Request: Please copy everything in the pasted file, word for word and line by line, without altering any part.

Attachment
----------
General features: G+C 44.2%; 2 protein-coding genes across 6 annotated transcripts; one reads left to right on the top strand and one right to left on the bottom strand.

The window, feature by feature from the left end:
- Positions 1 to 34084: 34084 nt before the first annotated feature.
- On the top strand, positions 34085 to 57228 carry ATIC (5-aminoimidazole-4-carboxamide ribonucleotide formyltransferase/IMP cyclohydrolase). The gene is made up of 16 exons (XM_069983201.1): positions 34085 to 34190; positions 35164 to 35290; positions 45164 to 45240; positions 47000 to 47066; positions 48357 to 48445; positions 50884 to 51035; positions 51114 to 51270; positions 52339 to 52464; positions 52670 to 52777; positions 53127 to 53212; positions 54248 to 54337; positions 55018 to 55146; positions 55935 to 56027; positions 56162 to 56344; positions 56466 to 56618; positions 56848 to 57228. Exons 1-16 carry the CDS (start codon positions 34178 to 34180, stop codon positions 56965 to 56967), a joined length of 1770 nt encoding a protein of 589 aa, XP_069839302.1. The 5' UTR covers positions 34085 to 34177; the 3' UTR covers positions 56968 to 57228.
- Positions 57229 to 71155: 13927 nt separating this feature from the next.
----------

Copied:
General features: G+C 44.2%; 2 protein-coding genes across 6 annotated transcripts; one reads left to right on the top strand and one right to left on the bottom strand.

The window, feature by feature from the left end:
- Positions 1 to 34084: 34084 nt before the first annotated feature.
- On the top strand, positions 34085 to 57228 carry ATIC (5-aminoimidazole-4-carboxamide ribonucleotide formyltransferase/IMP cyclohydrolase). The gene is made up of 16 exons (XM_069983201.1): positions 34085 to 34190; positions 35164 to 35290; positions 45164 to 45240; positions 47000 to 47066; positions 48357 to 48445; positions 50884 to 51035; positions 51114 to 51270; positions 52339 to 52464; positions 52670 to 52777; positions 53127 to 53212; positions 54248 to 54337; positions 55018 to 55146; positions 55935 to 56027; positions 56162 to 56344; positions 56466 to 56618; positions 56848 to 57228. Exons 1-16 carry the CDS (start codon positions 34178 to 34180, stop codon positions 56965 to 56967), a joined length of 1770 nt encoding a protein of 589 aa, XP_069839302.1. The 5' UTR covers positions 34085 to 34177; the 3' UTR covers positions 56968 to 57228.
- Positions 57229 to 71155: 13927 nt separating this feature from the next.